Kimmery Martin is an emergency medicine doctor-turned novelist whose works of medical fiction have been praised by The Harvard Crimson, Southern Living, The Charlotte Observer, and The New York Times, among others.
Here is what Kimmery had to say when we asked her about her career journey:
GenHERation®: Can you briefly discuss your transition from physician to author?
Kimmery Martin: I’m an emergency medicine physician, but I’ve also always been an obsessive reader. A few years ago, I decided to try my hand at writing a novel and realized almost immediately that I was also going to be an obsessive writer. I loved it. I started hoarding my free time to write and although it was a long, humbling road to publication, it completely changed my life. Now I write almost full-time.
GenHERation®: What was the inspiration behind The Antidote for Everything?
Martin: The Antidote for Everything is my second novel and it tells the story of what goes spectacularly wrong in the deep friendship between two doctors—a urologist named Georgia and a family medicine physician named Jonah—when one of them is unjustly fired. It was loosely inspired by the real-life circumstances of a colleague who was instructed not to treat transgender patients.
GenHERation®: What is the most valuable lesson you have learned from being a physician?
Martin: It’s granted me the immense blessing of seeing life in all its anguish and its glory. As a doctor, you treat people in the best and worst moments of their lives and that affords you a privileged window into the human experience. There’s no brief way to sum up the gratitude and admiration I have toward my patients.
GenHERation®: How can you improve your writing?
Martin: First and foremost, read, but read analytically. Pay attention to what you love about a given author’s style, how the story is structured, and what elements in the fiction grab your attention. We are all innate storytellers and we all have a unique voice. Good writing does require mastering the mechanics, but it is also a process of honing your own individual voice.
GenHERation®: What is your favorite part about being an author?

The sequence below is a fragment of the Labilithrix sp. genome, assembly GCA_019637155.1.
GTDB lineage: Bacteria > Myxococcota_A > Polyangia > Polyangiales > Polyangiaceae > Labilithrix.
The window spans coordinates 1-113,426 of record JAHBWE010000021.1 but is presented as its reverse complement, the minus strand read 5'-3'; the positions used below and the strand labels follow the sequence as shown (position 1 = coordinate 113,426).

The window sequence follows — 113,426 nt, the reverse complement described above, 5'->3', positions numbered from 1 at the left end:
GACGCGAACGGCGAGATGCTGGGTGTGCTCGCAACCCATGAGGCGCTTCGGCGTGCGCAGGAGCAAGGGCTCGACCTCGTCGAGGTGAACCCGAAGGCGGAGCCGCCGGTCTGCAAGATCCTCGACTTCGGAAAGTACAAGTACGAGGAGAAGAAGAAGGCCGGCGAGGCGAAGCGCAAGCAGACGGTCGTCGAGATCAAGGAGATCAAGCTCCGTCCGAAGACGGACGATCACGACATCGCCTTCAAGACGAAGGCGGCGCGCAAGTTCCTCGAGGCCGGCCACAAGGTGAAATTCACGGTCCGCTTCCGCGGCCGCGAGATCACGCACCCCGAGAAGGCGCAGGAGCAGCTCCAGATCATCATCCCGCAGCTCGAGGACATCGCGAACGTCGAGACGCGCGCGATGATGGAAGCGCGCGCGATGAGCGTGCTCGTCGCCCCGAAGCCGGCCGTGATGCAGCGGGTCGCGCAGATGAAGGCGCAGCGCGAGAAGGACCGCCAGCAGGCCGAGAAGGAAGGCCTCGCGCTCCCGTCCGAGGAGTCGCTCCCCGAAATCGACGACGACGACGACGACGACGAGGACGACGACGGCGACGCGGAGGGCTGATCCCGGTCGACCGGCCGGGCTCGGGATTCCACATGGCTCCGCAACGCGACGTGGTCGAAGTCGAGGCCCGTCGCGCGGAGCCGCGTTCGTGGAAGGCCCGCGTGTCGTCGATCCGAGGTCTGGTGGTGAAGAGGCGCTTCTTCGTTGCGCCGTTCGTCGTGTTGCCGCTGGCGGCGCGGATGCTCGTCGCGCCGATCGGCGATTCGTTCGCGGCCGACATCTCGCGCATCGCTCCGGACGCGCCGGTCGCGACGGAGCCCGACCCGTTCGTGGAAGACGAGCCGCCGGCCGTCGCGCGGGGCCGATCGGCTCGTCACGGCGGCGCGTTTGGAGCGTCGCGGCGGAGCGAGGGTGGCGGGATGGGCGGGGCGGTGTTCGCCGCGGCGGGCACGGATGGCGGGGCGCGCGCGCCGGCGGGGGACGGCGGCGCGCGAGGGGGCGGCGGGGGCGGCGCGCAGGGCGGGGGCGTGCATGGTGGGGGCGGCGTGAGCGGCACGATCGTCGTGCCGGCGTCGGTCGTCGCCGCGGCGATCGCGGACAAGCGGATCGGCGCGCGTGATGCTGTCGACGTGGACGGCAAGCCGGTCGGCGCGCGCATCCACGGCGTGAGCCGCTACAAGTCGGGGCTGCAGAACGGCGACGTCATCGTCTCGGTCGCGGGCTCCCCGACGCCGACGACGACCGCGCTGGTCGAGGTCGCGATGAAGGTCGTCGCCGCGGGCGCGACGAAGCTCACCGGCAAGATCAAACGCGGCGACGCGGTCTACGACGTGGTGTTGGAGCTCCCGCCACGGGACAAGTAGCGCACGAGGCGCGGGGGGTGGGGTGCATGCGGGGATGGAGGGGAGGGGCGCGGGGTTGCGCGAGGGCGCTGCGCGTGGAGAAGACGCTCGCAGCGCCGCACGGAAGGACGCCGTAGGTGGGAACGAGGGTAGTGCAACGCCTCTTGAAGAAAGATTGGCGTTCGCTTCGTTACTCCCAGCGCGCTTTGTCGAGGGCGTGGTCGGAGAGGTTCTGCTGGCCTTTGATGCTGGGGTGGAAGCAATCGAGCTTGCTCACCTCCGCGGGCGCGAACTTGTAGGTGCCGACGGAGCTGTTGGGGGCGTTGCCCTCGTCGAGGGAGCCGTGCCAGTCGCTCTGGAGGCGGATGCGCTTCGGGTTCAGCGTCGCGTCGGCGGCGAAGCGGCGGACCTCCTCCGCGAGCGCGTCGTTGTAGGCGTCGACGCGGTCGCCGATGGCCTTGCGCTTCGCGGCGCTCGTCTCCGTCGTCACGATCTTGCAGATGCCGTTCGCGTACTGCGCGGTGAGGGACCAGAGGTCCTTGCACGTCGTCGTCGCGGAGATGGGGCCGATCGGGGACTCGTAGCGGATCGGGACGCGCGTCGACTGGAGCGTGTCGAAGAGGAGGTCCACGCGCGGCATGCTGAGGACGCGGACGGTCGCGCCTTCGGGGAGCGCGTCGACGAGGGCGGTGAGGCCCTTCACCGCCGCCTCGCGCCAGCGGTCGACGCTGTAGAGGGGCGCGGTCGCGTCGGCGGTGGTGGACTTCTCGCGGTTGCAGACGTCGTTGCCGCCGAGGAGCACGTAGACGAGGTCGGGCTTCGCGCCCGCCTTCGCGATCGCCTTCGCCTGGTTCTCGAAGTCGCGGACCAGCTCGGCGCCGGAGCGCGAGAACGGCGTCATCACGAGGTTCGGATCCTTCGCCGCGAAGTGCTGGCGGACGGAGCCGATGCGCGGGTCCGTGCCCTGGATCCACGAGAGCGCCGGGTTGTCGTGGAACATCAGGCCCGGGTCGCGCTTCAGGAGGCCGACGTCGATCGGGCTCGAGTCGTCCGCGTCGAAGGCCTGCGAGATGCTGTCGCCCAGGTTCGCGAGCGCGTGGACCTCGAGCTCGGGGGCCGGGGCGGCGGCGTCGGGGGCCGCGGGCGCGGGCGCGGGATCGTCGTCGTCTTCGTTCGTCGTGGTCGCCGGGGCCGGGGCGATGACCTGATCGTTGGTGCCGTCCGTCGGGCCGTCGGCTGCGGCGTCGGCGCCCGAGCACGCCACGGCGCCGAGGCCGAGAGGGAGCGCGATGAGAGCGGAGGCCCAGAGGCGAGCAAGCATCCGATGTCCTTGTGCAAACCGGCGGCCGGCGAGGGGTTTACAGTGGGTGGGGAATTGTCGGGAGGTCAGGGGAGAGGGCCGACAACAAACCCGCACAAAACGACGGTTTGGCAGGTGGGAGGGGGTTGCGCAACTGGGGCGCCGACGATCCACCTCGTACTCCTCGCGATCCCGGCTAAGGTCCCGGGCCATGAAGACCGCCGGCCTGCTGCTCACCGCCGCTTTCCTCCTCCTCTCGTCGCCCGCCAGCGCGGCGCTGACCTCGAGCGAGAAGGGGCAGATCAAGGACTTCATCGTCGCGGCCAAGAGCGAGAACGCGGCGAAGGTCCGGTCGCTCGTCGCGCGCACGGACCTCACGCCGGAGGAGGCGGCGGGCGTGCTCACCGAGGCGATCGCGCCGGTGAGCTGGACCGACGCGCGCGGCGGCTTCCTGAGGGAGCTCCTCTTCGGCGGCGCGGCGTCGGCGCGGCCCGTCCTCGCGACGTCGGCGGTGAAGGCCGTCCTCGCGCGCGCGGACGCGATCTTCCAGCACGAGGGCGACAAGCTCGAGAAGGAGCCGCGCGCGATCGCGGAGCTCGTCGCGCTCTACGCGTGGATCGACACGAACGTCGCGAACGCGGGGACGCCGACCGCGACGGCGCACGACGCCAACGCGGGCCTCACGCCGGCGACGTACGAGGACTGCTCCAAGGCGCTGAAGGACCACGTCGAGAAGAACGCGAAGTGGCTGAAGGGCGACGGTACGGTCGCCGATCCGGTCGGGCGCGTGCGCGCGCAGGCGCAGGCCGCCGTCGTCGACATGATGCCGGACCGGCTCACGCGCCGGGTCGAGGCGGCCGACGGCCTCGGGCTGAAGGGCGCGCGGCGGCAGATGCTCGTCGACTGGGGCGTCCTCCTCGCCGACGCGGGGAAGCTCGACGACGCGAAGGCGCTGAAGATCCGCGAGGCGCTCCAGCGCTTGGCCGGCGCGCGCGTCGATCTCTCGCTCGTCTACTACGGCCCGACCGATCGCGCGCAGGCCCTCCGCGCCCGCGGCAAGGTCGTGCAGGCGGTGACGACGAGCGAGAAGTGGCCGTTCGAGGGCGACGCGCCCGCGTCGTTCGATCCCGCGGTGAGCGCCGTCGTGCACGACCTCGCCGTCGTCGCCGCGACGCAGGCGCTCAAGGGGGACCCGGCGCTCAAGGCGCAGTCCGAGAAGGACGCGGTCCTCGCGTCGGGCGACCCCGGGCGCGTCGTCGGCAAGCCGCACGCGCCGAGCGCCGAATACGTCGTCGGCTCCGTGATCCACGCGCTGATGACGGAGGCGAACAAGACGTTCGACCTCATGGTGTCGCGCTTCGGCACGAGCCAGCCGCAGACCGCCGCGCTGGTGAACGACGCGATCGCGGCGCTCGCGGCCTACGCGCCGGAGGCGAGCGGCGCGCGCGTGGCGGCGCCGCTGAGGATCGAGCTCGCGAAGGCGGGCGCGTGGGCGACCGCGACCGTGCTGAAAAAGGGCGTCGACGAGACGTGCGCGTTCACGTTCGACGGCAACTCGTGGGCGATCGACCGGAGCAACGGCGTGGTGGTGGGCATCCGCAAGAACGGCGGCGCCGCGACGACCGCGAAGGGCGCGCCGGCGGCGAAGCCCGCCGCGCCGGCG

Martin: No question: meeting readers, whether that is in-person, on Instagram, or through my website. My horizons have broadened exponentially as a result of publishing my novels; I now have friends on all seven continents. Writing provides you this extraordinary platform for making connections.
GenHERation®: What are the key elements to being a good storyteller?
Martin: All really good fiction contains tension. It’s paradoxical because in real life, people tend not to like the sensation of being on edge, but in a story, no matter the genre, you’re obligated to put the reader through some degree of it. You want them turning the page to find out whether or not the heroine will prevail. It would be a boring story if nothing went wrong.
GenHERation®: How do you maintain balance in your life?
Martin: I have a structured, ten-point plan for each day with timelines, ranked goals, and little check boxes. Just kidding. I thrive on chaos.
GenHERation®: What steps should you take to build your professional and personal community?
Martin: I think the key in building a community is authentic engagement. Don’t set a goal of collecting followers. Instead, think of how you can forge a genuine relationship. Ask questions, make meaningful comments on other people’s circumstances, and provide someone else with a leg up. Listen to what others are saying. Women tend to be inherently good at this and it helps us in the long run. You don’t have to neglect your own priorities to build up a circle of committed people.
GenHERation®: What is one piece of advice you would give to your younger self?
Martin: My younger self would probably disregard advice from my older self, but here goes: embrace your inner nerd. One day it will spark not one, but two careers.
Kimmery Martin is an emergency medicine doctor-turned novelist whose works of medical fiction have been praised by The Harvard Crimson, Southern Living, The Charlotte Observer, and The New York Times, among others. A lifelong literary nerd, she promotes reading, interviews authors, and teaches writing seminars, speaking frequently at libraries, conferences, and bookstores around the United States. Kimmery completed her medical training at the University of Louisville School of Medicine and the Vanderbilt University School of Medicine. She lives with her husband and three children in Charlotte, North Carolina, and has been at work for over a year on a novel about a group of female doctors during a worldwide viral pandemic. Her current novel, The Antidote for Everything, is out now!